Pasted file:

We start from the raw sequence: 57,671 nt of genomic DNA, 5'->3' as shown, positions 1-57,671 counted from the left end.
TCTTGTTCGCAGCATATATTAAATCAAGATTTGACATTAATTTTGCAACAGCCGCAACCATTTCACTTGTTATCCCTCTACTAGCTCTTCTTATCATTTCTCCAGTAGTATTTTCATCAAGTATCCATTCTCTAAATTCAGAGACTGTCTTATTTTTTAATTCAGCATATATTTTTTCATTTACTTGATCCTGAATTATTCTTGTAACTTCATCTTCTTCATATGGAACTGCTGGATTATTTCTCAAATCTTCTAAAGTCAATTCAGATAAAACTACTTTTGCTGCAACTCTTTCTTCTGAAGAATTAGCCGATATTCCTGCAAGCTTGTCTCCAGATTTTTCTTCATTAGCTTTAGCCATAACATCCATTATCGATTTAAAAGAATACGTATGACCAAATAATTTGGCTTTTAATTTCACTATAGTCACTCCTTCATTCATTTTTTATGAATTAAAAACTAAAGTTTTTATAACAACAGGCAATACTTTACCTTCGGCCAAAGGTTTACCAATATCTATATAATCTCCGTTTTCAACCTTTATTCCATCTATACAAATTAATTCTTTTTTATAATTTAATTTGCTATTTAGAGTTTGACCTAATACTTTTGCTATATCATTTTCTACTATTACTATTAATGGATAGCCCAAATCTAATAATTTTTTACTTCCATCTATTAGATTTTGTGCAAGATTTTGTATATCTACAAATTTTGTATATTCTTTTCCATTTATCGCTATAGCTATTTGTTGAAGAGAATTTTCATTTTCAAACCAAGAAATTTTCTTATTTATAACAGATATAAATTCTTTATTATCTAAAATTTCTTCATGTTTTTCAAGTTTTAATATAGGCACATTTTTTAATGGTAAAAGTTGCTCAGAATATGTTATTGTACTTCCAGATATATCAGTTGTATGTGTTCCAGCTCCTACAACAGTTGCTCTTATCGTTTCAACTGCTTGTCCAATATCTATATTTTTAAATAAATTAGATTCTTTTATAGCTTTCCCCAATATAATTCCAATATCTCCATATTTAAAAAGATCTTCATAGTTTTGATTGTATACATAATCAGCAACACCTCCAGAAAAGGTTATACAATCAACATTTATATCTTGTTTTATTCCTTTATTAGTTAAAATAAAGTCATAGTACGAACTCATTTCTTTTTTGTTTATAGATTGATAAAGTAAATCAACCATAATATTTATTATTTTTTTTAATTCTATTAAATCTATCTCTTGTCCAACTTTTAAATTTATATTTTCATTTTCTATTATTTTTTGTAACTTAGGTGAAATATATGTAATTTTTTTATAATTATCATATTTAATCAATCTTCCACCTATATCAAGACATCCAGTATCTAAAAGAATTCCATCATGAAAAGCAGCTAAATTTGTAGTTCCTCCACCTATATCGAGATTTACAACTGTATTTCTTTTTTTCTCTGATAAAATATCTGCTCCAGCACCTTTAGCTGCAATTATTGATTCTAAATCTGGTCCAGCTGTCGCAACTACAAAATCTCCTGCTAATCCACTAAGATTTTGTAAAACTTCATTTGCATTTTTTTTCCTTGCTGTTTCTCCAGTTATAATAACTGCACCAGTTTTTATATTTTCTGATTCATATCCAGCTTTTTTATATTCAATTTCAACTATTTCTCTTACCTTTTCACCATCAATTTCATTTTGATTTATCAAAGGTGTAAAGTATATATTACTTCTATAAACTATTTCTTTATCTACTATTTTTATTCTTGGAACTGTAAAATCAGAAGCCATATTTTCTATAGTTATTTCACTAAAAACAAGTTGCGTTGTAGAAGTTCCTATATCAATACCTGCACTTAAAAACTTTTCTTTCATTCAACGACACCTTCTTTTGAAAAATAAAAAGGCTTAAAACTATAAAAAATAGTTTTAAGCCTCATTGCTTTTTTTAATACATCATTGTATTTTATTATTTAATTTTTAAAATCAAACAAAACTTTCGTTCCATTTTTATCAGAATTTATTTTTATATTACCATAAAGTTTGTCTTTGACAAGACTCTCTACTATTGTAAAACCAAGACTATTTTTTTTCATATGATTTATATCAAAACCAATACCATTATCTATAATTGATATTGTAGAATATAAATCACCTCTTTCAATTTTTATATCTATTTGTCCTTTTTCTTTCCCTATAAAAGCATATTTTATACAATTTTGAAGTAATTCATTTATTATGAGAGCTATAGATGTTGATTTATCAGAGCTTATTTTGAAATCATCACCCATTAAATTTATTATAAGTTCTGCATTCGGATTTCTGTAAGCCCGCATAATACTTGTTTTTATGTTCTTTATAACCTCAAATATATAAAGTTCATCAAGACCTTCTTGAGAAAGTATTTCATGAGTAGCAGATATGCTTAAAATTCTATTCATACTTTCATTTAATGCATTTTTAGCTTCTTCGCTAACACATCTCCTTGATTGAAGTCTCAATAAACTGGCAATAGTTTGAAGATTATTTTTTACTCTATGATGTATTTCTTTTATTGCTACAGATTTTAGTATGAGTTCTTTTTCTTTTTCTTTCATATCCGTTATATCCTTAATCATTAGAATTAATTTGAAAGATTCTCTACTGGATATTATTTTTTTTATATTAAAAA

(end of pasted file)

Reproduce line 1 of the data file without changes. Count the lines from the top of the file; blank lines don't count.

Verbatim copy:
We start from the raw sequence: 57,671 nt of genomic DNA, 5'->3' as shown, positions 1-57,671 counted from the left end.